Our first course consisted a medley of flavors including Maine Lobster Fritters, bacon wrapped with a Meyer lemon crème fraiche; Wagyu Filet Tartare with Rocket lettuce, parmesan and capers; and, these addictive little Ahi Tuna and Hamachi Poppers with Wasabi tabiko and a ponzu dressing. This we enjoyed with a very special 1987 Vina Tondonia White Rioja. If you ever get the chance to try a White Rioja don’t pass it up. It was a wonderful surprise to see this not well known (or found) wine served at STRIPSTEAK.
While I knew I was going to have beef as my main course it was very difficult to make a choice when there are so many unique ways that STRIPSTEAK serves their beef. All their beef is dry-aged in a glass locker visible to everyone in the restaurant. Some for as long as 190 days. The possibilities were tantalizing. Esquire Magazine had recently rated the Kansas City Strip as the best in the U.S.
After much thought I decided to go with the American Wagyu Rib Cap, cooked medium rare and served with sides of charred asparagus and heirloom tomato salad. I should also confess that I snuck a few spoonfuls of Truffle Mac & Cheese from the person sitting beside me – with their permission. Complementing this was Gaja’s 2009 Sito Moresco. Elegant and opulent are words that have been used to describe this blend of Nebbiolo, Merlot and Cabernet grapes. No truer words were ever spoken about this excellent choice of wine to pair with our meal.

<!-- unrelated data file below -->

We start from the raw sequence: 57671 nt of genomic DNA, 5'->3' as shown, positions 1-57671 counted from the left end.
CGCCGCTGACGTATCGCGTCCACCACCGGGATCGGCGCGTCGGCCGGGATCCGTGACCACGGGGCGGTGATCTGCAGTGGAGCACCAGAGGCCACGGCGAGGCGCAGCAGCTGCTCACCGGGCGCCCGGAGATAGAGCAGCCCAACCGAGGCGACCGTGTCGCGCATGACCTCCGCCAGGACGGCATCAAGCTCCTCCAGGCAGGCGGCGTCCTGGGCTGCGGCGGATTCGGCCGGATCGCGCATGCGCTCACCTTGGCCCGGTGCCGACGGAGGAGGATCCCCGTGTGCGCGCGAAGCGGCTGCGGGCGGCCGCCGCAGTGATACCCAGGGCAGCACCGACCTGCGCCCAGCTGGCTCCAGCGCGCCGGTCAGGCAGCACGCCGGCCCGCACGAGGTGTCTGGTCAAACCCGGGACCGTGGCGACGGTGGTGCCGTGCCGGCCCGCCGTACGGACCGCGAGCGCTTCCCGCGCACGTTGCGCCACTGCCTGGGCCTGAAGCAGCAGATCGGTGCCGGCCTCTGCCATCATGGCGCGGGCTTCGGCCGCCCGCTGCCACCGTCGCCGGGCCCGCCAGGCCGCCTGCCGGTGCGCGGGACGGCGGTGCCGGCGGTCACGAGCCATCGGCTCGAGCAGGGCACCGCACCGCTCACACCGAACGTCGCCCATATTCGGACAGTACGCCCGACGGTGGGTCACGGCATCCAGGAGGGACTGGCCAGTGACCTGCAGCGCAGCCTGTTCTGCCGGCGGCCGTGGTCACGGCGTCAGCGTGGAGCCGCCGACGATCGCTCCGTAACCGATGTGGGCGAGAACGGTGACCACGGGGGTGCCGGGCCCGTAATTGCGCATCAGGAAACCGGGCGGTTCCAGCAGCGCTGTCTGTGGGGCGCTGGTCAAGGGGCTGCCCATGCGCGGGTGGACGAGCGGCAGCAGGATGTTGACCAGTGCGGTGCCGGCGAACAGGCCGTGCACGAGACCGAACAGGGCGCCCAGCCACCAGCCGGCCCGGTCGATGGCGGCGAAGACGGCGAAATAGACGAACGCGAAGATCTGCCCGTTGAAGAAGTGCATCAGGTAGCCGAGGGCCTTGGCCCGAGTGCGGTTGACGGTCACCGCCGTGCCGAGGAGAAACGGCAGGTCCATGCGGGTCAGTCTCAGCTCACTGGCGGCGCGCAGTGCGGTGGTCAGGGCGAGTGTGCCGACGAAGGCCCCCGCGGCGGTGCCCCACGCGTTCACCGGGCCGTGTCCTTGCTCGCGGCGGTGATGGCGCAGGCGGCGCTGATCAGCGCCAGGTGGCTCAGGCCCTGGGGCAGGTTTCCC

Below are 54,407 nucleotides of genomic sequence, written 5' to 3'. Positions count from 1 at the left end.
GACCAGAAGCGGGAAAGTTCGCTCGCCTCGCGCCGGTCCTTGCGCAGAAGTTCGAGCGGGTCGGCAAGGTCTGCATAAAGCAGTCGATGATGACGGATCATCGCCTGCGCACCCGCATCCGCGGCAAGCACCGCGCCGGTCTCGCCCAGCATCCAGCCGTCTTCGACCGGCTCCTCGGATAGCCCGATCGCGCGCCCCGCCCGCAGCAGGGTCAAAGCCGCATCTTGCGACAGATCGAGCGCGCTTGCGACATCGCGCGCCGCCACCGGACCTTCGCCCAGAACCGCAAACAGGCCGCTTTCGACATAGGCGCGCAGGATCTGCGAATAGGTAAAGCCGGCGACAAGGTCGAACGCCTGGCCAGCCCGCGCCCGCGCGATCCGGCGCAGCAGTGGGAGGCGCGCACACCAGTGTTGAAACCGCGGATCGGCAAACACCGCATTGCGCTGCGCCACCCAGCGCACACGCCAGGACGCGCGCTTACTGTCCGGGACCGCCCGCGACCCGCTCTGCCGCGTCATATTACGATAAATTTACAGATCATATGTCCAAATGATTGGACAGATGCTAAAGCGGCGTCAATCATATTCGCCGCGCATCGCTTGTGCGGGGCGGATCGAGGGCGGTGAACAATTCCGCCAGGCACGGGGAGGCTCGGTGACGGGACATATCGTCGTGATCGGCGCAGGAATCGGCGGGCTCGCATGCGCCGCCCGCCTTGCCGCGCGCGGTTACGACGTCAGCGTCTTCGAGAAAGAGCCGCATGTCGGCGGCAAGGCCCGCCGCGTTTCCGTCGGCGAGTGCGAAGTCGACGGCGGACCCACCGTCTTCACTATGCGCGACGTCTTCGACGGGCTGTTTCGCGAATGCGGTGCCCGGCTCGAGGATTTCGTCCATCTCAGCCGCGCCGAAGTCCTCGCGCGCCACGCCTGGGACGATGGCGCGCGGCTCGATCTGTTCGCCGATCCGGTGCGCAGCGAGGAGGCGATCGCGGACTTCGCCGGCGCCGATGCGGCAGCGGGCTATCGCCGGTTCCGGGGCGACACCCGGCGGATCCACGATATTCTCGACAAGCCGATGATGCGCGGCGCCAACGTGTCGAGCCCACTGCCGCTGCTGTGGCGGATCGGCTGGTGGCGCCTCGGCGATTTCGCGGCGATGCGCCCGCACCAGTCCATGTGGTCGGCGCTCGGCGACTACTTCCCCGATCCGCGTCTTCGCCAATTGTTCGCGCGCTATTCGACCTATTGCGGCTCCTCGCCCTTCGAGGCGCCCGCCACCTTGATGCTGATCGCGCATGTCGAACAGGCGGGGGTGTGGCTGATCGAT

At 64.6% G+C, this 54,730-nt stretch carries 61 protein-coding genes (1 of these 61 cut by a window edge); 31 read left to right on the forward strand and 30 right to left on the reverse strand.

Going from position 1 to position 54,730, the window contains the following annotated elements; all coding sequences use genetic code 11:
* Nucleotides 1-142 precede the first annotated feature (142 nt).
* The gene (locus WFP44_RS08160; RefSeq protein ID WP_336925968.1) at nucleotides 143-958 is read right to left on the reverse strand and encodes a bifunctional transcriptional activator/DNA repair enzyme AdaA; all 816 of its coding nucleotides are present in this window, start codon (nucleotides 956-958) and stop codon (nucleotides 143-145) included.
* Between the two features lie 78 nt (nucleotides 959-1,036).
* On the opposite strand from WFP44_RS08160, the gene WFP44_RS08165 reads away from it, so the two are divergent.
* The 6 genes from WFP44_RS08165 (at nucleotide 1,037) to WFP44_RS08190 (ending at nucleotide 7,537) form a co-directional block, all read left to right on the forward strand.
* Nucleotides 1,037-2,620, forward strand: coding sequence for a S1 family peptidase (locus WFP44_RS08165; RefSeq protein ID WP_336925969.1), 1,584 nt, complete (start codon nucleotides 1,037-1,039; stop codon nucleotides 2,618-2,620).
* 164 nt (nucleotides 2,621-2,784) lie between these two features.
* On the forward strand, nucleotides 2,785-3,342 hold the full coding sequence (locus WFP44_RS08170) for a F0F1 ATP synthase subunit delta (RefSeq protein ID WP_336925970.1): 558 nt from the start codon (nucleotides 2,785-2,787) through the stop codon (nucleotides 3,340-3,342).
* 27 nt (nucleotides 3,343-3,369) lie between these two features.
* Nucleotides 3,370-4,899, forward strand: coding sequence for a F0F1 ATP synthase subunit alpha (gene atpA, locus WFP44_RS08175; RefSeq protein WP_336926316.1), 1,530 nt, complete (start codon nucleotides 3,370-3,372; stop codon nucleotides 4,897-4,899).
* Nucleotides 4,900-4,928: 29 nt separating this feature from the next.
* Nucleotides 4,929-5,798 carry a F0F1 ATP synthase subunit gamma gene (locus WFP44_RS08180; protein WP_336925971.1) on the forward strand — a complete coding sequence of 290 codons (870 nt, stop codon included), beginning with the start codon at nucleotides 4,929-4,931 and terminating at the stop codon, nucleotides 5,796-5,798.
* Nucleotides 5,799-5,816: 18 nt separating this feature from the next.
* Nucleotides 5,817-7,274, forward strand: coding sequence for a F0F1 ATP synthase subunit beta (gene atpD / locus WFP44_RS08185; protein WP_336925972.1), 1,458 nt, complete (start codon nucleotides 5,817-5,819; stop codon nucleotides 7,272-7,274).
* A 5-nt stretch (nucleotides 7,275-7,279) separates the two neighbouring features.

To round off the evening we were served up a trio of desserts: Bittersweet Chocolate Cake with Bing cherries, Ruby Port and vanilla ice cream; Beignets with Vanilla Crème Brulee and Macallan 18 Year Old Butterscotch Pudding; and, a Mascarpone Cheesecake with a huckleberry sauce and candied orange zest. After all that I barely had room for the espresso doppio that washed it all down.
There’s one thing about eating so much food rather late in the evening ….you get a bit tired and overheated as you work to digest it all. Our answer for that was a trip to Minus 5 – a bar lounge that stands out as the first of its kind in the United States. What makes it so unique? Well, you have to wear warm boots, gloves and a faux fur coat to enter the place. Are you getting the picture yet?
Patrons at Minus 5 are served their drinks in glasses made of ice, sit on couches made of ice at tables made of …. ice. Local temperature is, you guessed it, a very cool minus five degrees Celsius. But fear not … for those of you who came to Las Vegas to avoid the cold you can sneak out to the Minus 5 Lodge, a warm, rustic pub featuring ironwood beams, river stones and leather seats for warming up after the lounge.
And so ended our first day in Las Vegas. Quite the experience for anyone who enjoys an exciting dining adventure. Be sure to read about the even more delectable food adventure we had on our second day in Sin City.
The comments on this page are not provided, reviewed, or otherwise approved by the bank advertiser. It is not the bank advertiser's responsibility to ensure all posts and/or questions are answered.